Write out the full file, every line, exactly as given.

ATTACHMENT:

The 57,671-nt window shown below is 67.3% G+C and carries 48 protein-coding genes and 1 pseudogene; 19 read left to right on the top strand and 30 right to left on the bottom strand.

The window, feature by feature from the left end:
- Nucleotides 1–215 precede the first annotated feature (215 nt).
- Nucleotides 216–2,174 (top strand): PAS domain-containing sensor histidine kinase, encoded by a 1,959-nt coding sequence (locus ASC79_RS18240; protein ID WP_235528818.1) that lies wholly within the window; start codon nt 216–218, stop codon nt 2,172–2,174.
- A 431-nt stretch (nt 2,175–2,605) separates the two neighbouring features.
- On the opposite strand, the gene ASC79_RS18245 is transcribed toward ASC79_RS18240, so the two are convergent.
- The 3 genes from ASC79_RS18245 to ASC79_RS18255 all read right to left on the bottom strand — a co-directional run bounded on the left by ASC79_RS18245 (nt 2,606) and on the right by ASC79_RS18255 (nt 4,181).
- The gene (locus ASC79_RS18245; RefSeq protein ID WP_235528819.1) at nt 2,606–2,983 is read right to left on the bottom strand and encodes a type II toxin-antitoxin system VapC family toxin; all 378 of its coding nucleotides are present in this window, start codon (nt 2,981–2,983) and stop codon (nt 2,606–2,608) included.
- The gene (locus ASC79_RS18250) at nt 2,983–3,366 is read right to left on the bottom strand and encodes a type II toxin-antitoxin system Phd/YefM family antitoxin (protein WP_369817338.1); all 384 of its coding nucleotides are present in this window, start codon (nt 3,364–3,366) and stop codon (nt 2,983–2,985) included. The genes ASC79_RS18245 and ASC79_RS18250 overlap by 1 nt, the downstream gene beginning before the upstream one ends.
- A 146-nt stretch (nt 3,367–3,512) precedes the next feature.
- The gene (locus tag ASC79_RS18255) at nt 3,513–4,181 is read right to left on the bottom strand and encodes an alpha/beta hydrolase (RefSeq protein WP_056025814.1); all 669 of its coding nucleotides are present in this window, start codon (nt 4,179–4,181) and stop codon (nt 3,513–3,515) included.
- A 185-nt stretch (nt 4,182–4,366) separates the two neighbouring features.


The 57,671-nt window shown below is 67.3% G+C and carries 48 protein-coding genes and 1 pseudogene; 19 read left to right on the top strand and 30 right to left on the bottom strand.

The window, feature by feature from the left end:
- Nucleotides 1–215 precede the first annotated feature (215 nt).
- Nucleotides 216–2,174 (top strand): PAS domain-containing sensor histidine kinase, encoded by a 1,959-nt coding sequence (locus ASC79_RS18240; protein ID WP_235528818.1) that lies wholly within the window; start codon nt 216–218, stop codon nt 2,172–2,174.
- A 431-nt stretch (nt 2,175–2,605) separates the two neighbouring features.
- On the opposite strand, the gene ASC79_RS18245 is transcribed toward ASC79_RS18240, so the two are convergent.
- The 3 genes from ASC79_RS18245 to ASC79_RS18255 all read right to left on the bottom strand — a co-directional run bounded on the left by ASC79_RS18245 (nt 2,606) and on the right by ASC79_RS18255 (nt 4,181).
- The gene (locus ASC79_RS18245; RefSeq protein ID WP_235528819.1) at nt 2,606–2,983 is read right to left on the bottom strand and encodes a type II toxin-antitoxin system VapC family toxin; all 378 of its coding nucleotides are present in this window, start codon (nt 2,981–2,983) and stop codon (nt 2,606–2,608) included.
- The gene (locus ASC79_RS18250) at nt 2,983–3,366 is read right to left on the bottom strand and encodes a type II toxin-antitoxin system Phd/YefM family antitoxin (protein WP_369817338.1); all 384 of its coding nucleotides are present in this window, start codon (nt 3,364–3,366) and stop codon (nt 2,983–2,985) included. The genes ASC79_RS18245 and ASC79_RS18250 overlap by 1 nt, the downstream gene beginning before the upstream one ends.
- A 146-nt stretch (nt 3,367–3,512) precedes the next feature.
- The gene (locus tag ASC79_RS18255) at nt 3,513–4,181 is read right to left on the bottom strand and encodes an alpha/beta hydrolase (RefSeq protein WP_056025814.1); all 669 of its coding nucleotides are present in this window, start codon (nt 4,179–4,181) and stop codon (nt 3,513–3,515) included.
- A 185-nt stretch (nt 4,182–4,366) separates the two neighbouring features.